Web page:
Lesson 2: Planning New User Accounts

Lesson 2:?Planning New User Accounts

You can streamline the process of creating user accounts by planning and organizing user account information such as:

  • Naming conventions
  • Password requirements

After this lesson, you will be able to

  • Establish an effective naming convention for your organization
  • Describe the password guidelines for protecting access to computers running Windows XP Professional

Estimated lesson time: 10 minutes

Naming Conventions

A naming convention is an organization's established standard for identifying users in the domain. Following a consistent naming convention helps administrators and users remember logon names. It also makes it easier for administrators to locate specific user accounts to add them to groups or perform account administration. Table 3.1 summarizes some guidelines for determining an effective naming convention for your organization.

Table 3.1??Naming Convention Guidelines

Password Requirements

To protect access to the computer, every user account should have a password. Consider the following guidelines for passwords:

  • Always assign a password to the Administrator account to prevent unauthorized access to the account.
  • Determine whether the Administrator or the users will control passwords. You can assign unique passwords to user accounts and prevent users from changing them, or you can allow users to enter their own passwords the first time they log on. In most cases, users should control their passwords.
  • Use passwords that are hard to guess. For example, avoid using passwords with an obvious association, such as a family member's name.
  • Passwords can contain up to 128 characters; a minimum length of 8 characters is recommended.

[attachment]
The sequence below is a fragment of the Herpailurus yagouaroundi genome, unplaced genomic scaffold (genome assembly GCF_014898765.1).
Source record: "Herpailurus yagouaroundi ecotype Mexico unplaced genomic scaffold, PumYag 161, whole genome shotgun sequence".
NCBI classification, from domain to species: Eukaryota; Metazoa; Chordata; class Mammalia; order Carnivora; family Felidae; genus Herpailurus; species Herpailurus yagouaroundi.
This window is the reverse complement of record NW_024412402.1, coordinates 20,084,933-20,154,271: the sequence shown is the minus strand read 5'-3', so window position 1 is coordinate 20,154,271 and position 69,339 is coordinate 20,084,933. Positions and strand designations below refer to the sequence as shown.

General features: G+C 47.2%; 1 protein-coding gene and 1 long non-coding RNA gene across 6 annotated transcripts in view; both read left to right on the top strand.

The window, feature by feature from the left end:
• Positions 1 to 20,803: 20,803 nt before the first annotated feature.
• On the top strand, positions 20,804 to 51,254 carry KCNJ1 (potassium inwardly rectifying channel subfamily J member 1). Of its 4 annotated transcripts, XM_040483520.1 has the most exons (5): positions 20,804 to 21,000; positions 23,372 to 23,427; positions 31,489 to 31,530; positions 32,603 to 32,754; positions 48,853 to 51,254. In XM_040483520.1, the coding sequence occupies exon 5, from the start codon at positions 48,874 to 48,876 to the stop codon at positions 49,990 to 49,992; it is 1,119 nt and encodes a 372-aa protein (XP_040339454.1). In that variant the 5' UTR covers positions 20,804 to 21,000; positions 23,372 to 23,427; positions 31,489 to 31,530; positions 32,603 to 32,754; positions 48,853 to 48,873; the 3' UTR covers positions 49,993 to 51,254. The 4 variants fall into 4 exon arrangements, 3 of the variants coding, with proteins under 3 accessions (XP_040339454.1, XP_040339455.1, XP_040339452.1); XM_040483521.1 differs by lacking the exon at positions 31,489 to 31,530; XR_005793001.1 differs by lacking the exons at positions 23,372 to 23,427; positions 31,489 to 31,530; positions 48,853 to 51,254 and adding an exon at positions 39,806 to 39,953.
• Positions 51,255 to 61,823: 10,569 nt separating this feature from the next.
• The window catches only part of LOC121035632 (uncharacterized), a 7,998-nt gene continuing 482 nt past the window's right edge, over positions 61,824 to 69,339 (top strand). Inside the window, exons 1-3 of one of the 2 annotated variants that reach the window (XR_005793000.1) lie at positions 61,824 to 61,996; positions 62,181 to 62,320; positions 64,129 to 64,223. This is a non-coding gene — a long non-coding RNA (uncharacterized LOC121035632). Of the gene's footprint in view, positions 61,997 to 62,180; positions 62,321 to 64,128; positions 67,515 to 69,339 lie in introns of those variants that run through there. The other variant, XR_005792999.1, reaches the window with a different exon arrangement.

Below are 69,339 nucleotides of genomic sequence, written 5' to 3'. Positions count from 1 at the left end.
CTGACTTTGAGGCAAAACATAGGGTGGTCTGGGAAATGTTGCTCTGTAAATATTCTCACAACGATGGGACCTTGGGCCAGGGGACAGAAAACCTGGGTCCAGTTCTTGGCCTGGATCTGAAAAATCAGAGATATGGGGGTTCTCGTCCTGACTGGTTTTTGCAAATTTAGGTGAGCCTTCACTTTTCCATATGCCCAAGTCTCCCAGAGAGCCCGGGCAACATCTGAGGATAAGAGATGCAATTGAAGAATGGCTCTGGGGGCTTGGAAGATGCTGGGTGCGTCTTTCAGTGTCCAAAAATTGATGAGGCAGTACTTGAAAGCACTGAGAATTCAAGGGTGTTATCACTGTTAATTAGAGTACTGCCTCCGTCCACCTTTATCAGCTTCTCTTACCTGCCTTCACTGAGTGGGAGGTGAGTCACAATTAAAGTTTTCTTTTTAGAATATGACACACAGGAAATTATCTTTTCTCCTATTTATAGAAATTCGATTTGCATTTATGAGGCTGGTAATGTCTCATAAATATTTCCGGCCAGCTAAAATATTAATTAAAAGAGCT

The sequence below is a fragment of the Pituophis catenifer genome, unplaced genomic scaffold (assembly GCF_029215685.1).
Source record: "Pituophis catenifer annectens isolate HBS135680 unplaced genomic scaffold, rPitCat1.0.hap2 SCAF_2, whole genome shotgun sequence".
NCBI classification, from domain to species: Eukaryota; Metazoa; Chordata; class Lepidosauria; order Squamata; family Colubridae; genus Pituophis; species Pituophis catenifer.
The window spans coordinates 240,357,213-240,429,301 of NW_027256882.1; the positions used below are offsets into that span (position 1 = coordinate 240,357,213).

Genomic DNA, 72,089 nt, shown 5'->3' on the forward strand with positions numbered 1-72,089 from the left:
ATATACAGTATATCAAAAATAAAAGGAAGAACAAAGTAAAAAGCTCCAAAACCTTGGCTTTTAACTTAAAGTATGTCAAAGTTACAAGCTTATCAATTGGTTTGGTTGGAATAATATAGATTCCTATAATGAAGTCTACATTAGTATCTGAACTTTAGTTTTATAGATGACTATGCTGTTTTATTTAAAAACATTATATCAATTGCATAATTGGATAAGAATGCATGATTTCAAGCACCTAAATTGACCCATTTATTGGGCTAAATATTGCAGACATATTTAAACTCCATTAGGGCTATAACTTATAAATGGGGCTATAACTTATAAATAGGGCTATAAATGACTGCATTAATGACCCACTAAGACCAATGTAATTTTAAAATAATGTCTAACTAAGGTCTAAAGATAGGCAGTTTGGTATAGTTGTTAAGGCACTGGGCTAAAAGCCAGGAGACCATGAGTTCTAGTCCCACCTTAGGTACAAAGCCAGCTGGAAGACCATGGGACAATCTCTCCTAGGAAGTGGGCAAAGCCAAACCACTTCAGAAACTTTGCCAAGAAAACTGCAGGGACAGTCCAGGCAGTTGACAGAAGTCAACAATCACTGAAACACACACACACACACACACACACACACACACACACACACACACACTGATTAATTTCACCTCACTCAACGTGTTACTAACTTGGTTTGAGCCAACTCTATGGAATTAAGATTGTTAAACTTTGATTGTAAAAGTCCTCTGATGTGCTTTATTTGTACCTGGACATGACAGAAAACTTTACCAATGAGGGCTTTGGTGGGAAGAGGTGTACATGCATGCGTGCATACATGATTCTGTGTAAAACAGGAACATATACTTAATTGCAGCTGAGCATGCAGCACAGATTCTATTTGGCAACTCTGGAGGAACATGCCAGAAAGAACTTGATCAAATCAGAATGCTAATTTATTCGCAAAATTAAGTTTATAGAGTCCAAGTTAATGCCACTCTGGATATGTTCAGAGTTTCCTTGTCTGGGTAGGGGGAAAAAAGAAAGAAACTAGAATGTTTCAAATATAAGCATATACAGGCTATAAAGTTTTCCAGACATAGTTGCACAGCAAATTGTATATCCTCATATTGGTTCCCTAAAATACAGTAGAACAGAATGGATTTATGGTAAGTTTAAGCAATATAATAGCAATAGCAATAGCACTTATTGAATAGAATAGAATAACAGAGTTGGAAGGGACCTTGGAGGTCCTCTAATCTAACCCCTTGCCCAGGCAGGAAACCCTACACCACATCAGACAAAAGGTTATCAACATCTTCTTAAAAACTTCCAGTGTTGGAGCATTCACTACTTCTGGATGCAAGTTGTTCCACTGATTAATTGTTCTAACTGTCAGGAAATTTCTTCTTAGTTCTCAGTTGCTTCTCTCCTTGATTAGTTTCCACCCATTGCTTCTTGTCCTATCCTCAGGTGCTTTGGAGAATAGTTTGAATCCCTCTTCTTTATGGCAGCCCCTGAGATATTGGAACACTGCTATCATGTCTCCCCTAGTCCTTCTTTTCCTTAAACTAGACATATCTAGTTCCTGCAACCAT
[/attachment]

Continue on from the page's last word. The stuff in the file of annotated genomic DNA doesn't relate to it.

• Include both uppercase and lowercase letters (unlike user names, user passwords are case sensitive), numerals, and the valid non-alphanumeric characters. (See Table 3.1 for a list of characters that are not valid.)

Lesson Review

The following questions will help you determine whether you have learned enough to move on to the next lesson. If you have difficulty answering these questions, review the material in this lesson before beginning the next lesson. The answers are in Appendix A, "Questions and Answers."

  1. The maximum number of characters that Windows XP Professional recognizes in a local user account name is __________.
  2. When are duplicate local user accounts valid in a network of computers running Windows XP Professional?
  3. Passwords can be up to ______ characters long with a minimum length of ______ characters recommended.
  4. Which of the following sets of characters are valid to use in a local user account name on a computer running Windows XP Professional? (Choose all that apply.)
    1. 0 ( ) 9
    2. - + = >
    3. A through Z; a through z
    4. [ ] _ |
  5. When users create their own passwords, which of the following guidelines should they observe? (Choose all that apply.)
    1. Use the maximum number of characters allowed in a password.
    2. Use a password that is hard for others to guess.
    3. Use at least one uppercase letter, one lowercase letter, one numeral, and one valid nonalphanumeric character.
    4. Use the name of your spouse, child, cat, or dog so that you can easily remember it.

Lesson Summary

  • Local user account names must be unique on the computer on which you create the account, and domain user accounts must be unique to the directory.
  • User logon names can contain up to 20 uppercase or lowercase characters. The User Name text box in the Log On To Windows dialog box accepts more than 20 characters, but Windows XP Professional recognizes only the first 20.
  • The following characters are not valid: " / \ [ ] : ; | = , + * ? < >
  • User logon names are not case sensitive, but Windows XP Professional preserves the case for display purposes.
  • Passwords can be up to 128 characters long; a minimum of 8 characters is recommended.
  • Use uppercase and lowercase letters, numerals, and valid nonalphanumeric characters in creating passwords.